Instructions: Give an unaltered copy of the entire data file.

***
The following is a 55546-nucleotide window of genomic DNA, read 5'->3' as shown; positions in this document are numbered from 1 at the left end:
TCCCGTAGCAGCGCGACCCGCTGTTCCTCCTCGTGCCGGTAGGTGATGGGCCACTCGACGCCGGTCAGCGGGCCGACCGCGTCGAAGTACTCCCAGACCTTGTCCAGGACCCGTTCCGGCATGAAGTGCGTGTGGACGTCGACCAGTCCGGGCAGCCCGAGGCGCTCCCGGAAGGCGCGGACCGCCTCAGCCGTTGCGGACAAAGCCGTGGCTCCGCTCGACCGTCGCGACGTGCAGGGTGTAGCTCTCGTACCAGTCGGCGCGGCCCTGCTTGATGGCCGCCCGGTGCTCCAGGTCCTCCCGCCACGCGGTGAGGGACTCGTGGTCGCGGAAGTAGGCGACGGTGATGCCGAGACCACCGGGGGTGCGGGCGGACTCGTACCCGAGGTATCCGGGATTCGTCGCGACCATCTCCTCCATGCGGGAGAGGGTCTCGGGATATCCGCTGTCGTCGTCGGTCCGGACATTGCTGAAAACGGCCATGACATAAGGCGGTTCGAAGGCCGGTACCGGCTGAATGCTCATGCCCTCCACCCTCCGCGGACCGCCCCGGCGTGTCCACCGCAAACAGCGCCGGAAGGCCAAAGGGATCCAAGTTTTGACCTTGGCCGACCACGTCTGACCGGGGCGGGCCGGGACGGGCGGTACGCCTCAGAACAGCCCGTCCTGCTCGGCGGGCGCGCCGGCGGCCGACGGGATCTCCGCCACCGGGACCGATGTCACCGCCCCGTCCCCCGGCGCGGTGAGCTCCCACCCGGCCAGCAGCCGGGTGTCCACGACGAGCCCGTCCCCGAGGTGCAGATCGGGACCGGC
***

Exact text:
The following is a 55546-nucleotide window of genomic DNA, read 5'->3' as shown; positions in this document are numbered from 1 at the left end:
TCCCGTAGCAGCGCGACCCGCTGTTCCTCCTCGTGCCGGTAGGTGATGGGCCACTCGACGCCGGTCAGCGGGCCGACCGCGTCGAAGTACTCCCAGACCTTGTCCAGGACCCGTTCCGGCATGAAGTGCGTGTGGACGTCGACCAGTCCGGGCAGCCCGAGGCGCTCCCGGAAGGCGCGGACCGCCTCAGCCGTTGCGGACAAAGCCGTGGCTCCGCTCGACCGTCGCGACGTGCAGGGTGTAGCTCTCGTACCAGTCGGCGCGGCCCTGCTTGATGGCCGCCCGGTGCTCCAGGTCCTCCCGCCACGCGGTGAGGGACTCGTGGTCGCGGAAGTAGGCGACGGTGATGCCGAGACCACCGGGGGTGCGGGCGGACTCGTACCCGAGGTATCCGGGATTCGTCGCGACCATCTCCTCCATGCGGGAGAGGGTCTCGGGATATCCGCTGTCGTCGTCGGTCCGGACATTGCTGAAAACGGCCATGACATAAGGCGGTTCGAAGGCCGGTACCGGCTGAATGCTCATGCCCTCCACCCTCCGCGGACCGCCCCGGCGTGTCCACCGCAAACAGCGCCGGAAGGCCAAAGGGATCCAAGTTTTGACCTTGGCCGACCACGTCTGACCGGGGCGGGCCGGGACGGGCGGTACGCCTCAGAACAGCCCGTCCTGCTCGGCGGGCGCGCCGGCGGCCGACGGGATCTCCGCCACCGGGACCGATGTCACCGCCCCGTCCCCCGGCGCGGTGAGCTCCCACCCGGCCAGCAGCCGGGTGTCCACGACGAGCCCGTCCCCGAGGTGCAGATCGGGACCGGC